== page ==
Do women go through a second puberty?

WEB DESK: After receiving a partial vasectomy in 1930s London, famous poet WB Yeats may have been the first in the history of the English language to claim he was experiencing a “second puberty” — but he certainly wasn’t the last. 100 years later, the strange phrase has become a hashtag viewed 57 million times on TikTok.

The vast majority of TikTok users swapping tales of a “second puberty” — most of them women — have not undergone partial vasectomies, to be sure. While Yeats’ proclaimed second puberty referred to an awakening of sexual desire, these women say their bodies are undergoing inexplicable changes in different, often far less satisfying ways.

User madds.maxjesty posted a video encapsulating what many others are saying: “When people say ‘you’ve gotten bigger since high school’ like yeah women go through a second puberty”.

Reports of this second puberty appear to largely revolve around weight gain, but some women also talk about noticing changes in their skin or hair. These videos are characterized by a sentiment not uncommon on TikTok — the women insist this is something “no one is talking about.”

As a 26-year-old woman myself, I decided to do some research. I created an Instagram poll asking my female friends if they feel they have experienced a second puberty. I did not explain what this phrase was supposed to mean. Of those who responded, 46% said yes, 7% said no, and the rest said they didn’t know what I was talking about.

So there’s probably something there, right?

Not a real thing

Let’s be clear: “Second puberty” is not a medically recognized condition. People only go through puberty once in their lives. There is some nuance to this: Trans people who undergo hormone therapy may experience something much closer to the “second puberty” cisgender women have been discussing on social media.

But for the cisgender women, “there is no medical reason why there would be uniform weight gain for a woman in her 20s,” said Eve Feinberg, a gynecologist and professor of reproductive endocrinology and infertility at Northwestern University in the US.

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If this weight gain is happening, she said, it is probably due to lifestyle changes. “Often the first time people are really living on their own is in their 20s. Likely eating out more, drinking more and ‘enjoying life’ more all while exercising less.”

And contrary to what many women on social media claim, Feinberg said it’s probably not due to female hormones.

“While people love to blame ‘hormones’ for weight gain, the hormones that are really to blame are those that are associated with diet, things like insulin, ghrelin and leptin, and not female reproductive hormones like estrogen and progesterone,” she said.

Naveed Sattar, a professor of Metabolic Medicine at the Institute of Cardiovascular & Medical Sciences at the University of Glasgow, agreed.

“I don’t think hormones have anything to do with this,” he said.

Like Feinberg, Sattar said much of this can be chalked up to lifestyle changes. He explained that data shows women do seem to have a higher likelihood of becoming overweight or obese compared to their male counterparts, but that this probably has little to do with genetics or a “second puberty”.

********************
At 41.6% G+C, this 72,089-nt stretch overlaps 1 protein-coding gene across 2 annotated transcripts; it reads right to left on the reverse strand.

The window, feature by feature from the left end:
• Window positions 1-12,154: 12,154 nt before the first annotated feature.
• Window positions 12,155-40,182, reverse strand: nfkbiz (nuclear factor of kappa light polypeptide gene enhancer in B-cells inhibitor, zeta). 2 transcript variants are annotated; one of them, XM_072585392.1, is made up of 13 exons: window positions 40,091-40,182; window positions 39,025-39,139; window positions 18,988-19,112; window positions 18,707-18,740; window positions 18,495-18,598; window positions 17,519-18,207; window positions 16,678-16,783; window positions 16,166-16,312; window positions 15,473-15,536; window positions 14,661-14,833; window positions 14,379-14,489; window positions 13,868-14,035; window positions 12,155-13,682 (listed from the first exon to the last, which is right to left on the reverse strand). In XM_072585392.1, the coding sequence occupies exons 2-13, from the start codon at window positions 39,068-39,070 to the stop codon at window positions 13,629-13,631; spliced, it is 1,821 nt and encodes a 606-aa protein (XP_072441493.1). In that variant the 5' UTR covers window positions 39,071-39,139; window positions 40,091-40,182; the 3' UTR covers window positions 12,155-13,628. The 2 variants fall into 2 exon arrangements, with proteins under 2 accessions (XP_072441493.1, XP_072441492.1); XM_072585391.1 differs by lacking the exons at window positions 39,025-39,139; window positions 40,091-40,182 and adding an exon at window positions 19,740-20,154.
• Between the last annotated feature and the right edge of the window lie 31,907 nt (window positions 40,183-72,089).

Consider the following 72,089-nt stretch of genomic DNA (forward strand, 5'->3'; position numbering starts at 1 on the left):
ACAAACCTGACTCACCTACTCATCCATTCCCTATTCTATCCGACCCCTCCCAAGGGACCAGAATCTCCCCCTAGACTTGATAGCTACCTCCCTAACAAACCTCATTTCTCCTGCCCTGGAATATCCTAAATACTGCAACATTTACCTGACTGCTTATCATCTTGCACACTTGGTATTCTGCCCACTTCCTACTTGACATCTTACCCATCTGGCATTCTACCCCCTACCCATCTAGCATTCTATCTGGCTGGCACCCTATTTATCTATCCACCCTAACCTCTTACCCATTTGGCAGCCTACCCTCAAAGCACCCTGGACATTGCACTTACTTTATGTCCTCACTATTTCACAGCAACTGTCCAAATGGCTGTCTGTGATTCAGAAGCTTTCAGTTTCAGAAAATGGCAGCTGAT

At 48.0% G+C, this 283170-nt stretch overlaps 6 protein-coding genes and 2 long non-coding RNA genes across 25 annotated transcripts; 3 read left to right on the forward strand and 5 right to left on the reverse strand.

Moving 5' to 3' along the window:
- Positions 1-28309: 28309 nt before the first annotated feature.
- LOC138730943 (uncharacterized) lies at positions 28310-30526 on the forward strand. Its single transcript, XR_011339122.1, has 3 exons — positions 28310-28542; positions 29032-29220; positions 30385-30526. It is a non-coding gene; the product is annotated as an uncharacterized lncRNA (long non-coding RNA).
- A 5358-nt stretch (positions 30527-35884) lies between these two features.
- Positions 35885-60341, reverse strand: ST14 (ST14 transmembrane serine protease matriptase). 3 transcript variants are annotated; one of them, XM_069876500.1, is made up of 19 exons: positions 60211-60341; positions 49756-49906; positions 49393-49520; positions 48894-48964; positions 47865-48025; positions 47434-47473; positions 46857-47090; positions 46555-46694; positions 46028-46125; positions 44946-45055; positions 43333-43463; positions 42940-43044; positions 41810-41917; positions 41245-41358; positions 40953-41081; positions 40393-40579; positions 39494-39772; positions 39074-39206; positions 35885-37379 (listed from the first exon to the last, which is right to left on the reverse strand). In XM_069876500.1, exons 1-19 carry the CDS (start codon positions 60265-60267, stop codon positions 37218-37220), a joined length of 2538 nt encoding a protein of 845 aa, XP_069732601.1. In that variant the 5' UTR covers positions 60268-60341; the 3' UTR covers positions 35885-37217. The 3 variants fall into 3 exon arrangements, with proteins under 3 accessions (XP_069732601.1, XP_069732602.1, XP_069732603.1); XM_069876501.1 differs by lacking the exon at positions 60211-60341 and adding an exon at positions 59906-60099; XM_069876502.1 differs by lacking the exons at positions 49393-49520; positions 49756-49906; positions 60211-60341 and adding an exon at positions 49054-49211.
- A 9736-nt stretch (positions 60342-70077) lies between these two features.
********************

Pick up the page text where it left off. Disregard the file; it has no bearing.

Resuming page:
Weight gain in younger women “may link to life stresses more rapidly impacting women when they become adults due to their higher volume of work – domestic and occupational plus less opportunities for activity – compared to men at this age,” he said. “If these speculations are right, we need more flexible working for women – more opportunities to be active and more sharing of domestic duties.”

TikTok and women’s health

Conversations about weight gain or other body changes in your 20s may have once been confined to one-on-one conversations with friends, articles in women’s health magazines or the doctor’s office. But the advent of the internet has opened the conversation to the entire world, allowing anyone to insert their opinion or experience, regardless of qualification.

In truth, it’s very common for women to gain weight in their 20s, and there are a myriad of reasons why this may happen. Along with pregnancy, women in their mid-to-late 20s take part in many activities associated with weight gain: quitting smoking, frequent alcohol consumption, cohabitating with partners, attending university and switching birth control methods. And some women will continue developing into their early 20s. Breast size, for example, can change frequently over the course of a woman’s life.

A paper published in 2022 offers some insight into the situation: In a study of over 13,000 participants, researchers set out to track how a person’s weight changes over the course of a decade based on age, sex and race.

They found that those who had gained the most weight over the course of the past ten years were the youngest participants — women between the ages of 36 and 39. Both Black women and Mexican American women (the study was conducted in the US) were more likely than white women to gain weight, but all groups of women were more likely to gain weight than all groups of men.

Notably, the researchers opted against including people younger than 36 in their study.

“If 30-year-old individuals were included, then weight gain calculations beginning at 20 years of age would be needed,” they wrote. “This would be problematic because some 20-year-old individuals are still growing and developing physically.”

So, there you have it. Although second puberty may not be a real thing, body changes during adulthood certainly are.

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